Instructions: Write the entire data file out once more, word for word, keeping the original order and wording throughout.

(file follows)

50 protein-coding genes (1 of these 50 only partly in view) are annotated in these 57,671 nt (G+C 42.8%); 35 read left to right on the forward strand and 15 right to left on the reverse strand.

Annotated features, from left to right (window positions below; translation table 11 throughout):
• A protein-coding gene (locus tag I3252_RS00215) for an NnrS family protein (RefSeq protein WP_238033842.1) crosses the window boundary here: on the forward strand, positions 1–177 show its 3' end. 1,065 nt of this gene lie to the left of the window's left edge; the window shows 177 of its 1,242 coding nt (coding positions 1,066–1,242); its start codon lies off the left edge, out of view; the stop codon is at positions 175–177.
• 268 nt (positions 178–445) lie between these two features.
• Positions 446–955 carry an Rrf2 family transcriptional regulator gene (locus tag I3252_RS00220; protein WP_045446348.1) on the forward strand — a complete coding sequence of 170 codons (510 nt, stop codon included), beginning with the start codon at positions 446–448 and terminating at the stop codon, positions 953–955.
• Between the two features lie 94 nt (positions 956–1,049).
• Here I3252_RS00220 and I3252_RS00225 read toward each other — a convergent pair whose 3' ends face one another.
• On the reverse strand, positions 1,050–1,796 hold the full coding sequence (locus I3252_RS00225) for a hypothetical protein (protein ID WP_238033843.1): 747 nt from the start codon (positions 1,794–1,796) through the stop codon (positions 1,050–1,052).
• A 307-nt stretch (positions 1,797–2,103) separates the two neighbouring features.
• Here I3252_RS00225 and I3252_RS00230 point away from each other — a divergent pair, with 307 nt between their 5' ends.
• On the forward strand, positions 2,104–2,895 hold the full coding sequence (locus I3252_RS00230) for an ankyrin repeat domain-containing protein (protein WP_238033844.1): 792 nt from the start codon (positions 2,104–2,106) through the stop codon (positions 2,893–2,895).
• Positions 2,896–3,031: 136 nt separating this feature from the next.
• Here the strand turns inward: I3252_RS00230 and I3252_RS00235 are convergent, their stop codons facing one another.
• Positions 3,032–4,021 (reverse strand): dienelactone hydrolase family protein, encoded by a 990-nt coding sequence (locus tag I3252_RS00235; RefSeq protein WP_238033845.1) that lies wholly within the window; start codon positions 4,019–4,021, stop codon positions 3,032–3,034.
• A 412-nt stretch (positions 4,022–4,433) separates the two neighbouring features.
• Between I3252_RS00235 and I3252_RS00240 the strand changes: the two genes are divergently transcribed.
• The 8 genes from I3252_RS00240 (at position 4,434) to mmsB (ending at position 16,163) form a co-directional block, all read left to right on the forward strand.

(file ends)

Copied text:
50 protein-coding genes (1 of these 50 only partly in view) are annotated in these 57,671 nt (G+C 42.8%); 35 read left to right on the forward strand and 15 right to left on the reverse strand.

Annotated features, from left to right (window positions below; translation table 11 throughout):
• A protein-coding gene (locus tag I3252_RS00215) for an NnrS family protein (RefSeq protein WP_238033842.1) crosses the window boundary here: on the forward strand, positions 1–177 show its 3' end. 1,065 nt of this gene lie to the left of the window's left edge; the window shows 177 of its 1,242 coding nt (coding positions 1,066–1,242); its start codon lies off the left edge, out of view; the stop codon is at positions 175–177.
• 268 nt (positions 178–445) lie between these two features.
• Positions 446–955 carry an Rrf2 family transcriptional regulator gene (locus tag I3252_RS00220; protein WP_045446348.1) on the forward strand — a complete coding sequence of 170 codons (510 nt, stop codon included), beginning with the start codon at positions 446–448 and terminating at the stop codon, positions 953–955.
• Between the two features lie 94 nt (positions 956–1,049).
• Here I3252_RS00220 and I3252_RS00225 read toward each other — a convergent pair whose 3' ends face one another.
• On the reverse strand, positions 1,050–1,796 hold the full coding sequence (locus I3252_RS00225) for a hypothetical protein (protein ID WP_238033843.1): 747 nt from the start codon (positions 1,794–1,796) through the stop codon (positions 1,050–1,052).
• A 307-nt stretch (positions 1,797–2,103) separates the two neighbouring features.
• Here I3252_RS00225 and I3252_RS00230 point away from each other — a divergent pair, with 307 nt between their 5' ends.
• On the forward strand, positions 2,104–2,895 hold the full coding sequence (locus I3252_RS00230) for an ankyrin repeat domain-containing protein (protein WP_238033844.1): 792 nt from the start codon (positions 2,104–2,106) through the stop codon (positions 2,893–2,895).
• Positions 2,896–3,031: 136 nt separating this feature from the next.
• Here the strand turns inward: I3252_RS00230 and I3252_RS00235 are convergent, their stop codons facing one another.
• Positions 3,032–4,021 (reverse strand): dienelactone hydrolase family protein, encoded by a 990-nt coding sequence (locus tag I3252_RS00235; RefSeq protein WP_238033845.1) that lies wholly within the window; start codon positions 4,019–4,021, stop codon positions 3,032–3,034.
• A 412-nt stretch (positions 4,022–4,433) separates the two neighbouring features.
• Between I3252_RS00235 and I3252_RS00240 the strand changes: the two genes are divergently transcribed.
• The 8 genes from I3252_RS00240 (at position 4,434) to mmsB (ending at position 16,163) form a co-directional block, all read left to right on the forward strand.